Full of Grace – The one and only Sal Adamo


adamo-webIn this 1970 photo at left, Msgr. Salvatore J. Adamo has his picture taken on a Camden street, standing in a hole that damaged his car tire when he drove over it. He complained to PSE&G, whose workers had left the hole, and it was repaired within 24 hours. Msgr. Adamo, then executive editor of the Catholic Star Herald, ran the above photo, and another showing the hole repaired, in the paper.

Msgr. Salvatore J. Adamo’s passionate views on abortion, racism, poverty and other topics were widely read for years in the Catholic Star Herald, the Philadelphia Daily News, Courier-Post, and Press of Atlantic City. His columns and outspoken opinions were considered crusading by some, outrageous by others.

“While he was accused of enjoying controversy, he would half-heartedly deny it, saying that the church would progress only by dealing publicly with improving what needed improvement,” Father Robert Gregorio wrote about his friend after he died on Jan. 20, 2001, at the age 81.

“In his fight to maintain his status as pastor after the canonical age of retirement, in his attempt to build a parish building without approval of the diocese, in his impatence with the Roman curia, he was the bane of many,” Father Gregorio continued. But, he added, many, including some bishops and fellow priests, admired his fighting spirit.

The ninth of 10 children, Msgr. Adamo was born in Hell’s Kitchen, New York, and attended St. Joseph’s Seminary in Dunwoodie, and St. Mary’s Seminary in Roland Park, Baltimore, before being ordained a priest of the Camden Diocese on March 17, 1945.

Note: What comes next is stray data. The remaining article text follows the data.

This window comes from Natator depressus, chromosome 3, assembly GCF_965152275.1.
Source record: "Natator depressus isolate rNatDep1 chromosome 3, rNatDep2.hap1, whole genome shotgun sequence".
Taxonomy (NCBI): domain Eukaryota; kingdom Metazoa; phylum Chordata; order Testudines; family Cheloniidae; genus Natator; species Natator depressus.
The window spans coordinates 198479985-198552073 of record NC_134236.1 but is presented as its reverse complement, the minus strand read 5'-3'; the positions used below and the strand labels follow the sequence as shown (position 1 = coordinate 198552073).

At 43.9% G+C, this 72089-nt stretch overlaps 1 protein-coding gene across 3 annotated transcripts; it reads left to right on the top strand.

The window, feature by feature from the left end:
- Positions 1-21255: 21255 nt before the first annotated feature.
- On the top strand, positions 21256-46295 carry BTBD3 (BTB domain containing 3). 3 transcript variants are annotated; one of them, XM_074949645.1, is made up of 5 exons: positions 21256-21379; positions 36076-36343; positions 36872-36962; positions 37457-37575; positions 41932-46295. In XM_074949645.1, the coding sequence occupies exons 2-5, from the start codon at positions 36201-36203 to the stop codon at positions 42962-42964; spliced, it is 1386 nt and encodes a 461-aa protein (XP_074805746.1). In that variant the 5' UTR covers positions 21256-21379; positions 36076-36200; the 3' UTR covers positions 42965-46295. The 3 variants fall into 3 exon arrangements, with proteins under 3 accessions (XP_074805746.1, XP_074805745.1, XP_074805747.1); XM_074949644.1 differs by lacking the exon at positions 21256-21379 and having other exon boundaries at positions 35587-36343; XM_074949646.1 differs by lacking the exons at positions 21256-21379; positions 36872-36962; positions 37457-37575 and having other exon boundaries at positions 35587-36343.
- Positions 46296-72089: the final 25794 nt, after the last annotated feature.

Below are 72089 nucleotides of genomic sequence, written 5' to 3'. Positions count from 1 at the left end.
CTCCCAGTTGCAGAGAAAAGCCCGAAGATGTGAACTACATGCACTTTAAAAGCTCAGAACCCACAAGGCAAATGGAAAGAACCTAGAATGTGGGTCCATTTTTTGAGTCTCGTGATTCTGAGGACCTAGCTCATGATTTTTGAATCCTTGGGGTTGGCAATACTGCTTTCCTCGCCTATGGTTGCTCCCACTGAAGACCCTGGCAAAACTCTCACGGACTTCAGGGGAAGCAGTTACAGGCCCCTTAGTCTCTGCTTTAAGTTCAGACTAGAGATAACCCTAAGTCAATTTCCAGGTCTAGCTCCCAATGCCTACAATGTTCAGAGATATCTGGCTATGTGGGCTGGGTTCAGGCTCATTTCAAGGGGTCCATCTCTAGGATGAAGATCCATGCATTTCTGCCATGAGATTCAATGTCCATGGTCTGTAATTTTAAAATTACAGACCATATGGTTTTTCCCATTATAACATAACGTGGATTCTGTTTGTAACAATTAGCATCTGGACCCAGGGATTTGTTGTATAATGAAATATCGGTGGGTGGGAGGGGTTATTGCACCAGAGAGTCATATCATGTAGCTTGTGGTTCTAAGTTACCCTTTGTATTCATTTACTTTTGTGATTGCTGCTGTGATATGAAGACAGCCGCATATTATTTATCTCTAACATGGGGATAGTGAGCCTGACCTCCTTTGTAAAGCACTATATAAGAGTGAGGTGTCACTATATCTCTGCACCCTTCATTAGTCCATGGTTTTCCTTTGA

He was executive editor of the Catholic Star Herald from 1962-77, and his column appeared in the Philadelphia Daily News for 30 years. The Courier-Post and Press of Atlantic City also ran his pieces, as did Natonal Catholic Reporter and America. His opinions prompted frequent letters to the editor, pro and con.

He was pastor of Our Lady of Mount Carmel, Berlin, 1956-67, after which he became rector of the Cathedral of the Immaculate Conception in Camden, where he served from 1967-84.

From 1984-95, he was pastor of St. Vincent Pallotti, Haddon Township, after which he retired.

Msgr. Adamo also served at Holy Spirit Parish, Atlantic City; Sacred Heart, Camden; St. Michael, Minotola; St. Michael, Atlantic City; and St. Cecilia, Pennsauken.

In 1963, he was the recipient of the Human Relations Award from the Philadelphia Chapter of the American Jewish Committee, and he served on the New Jersey Commission on Capital Punishment and the Camden Economic Development Advisory Committee.

Researched by Peter G. Sanchez and James A. McBride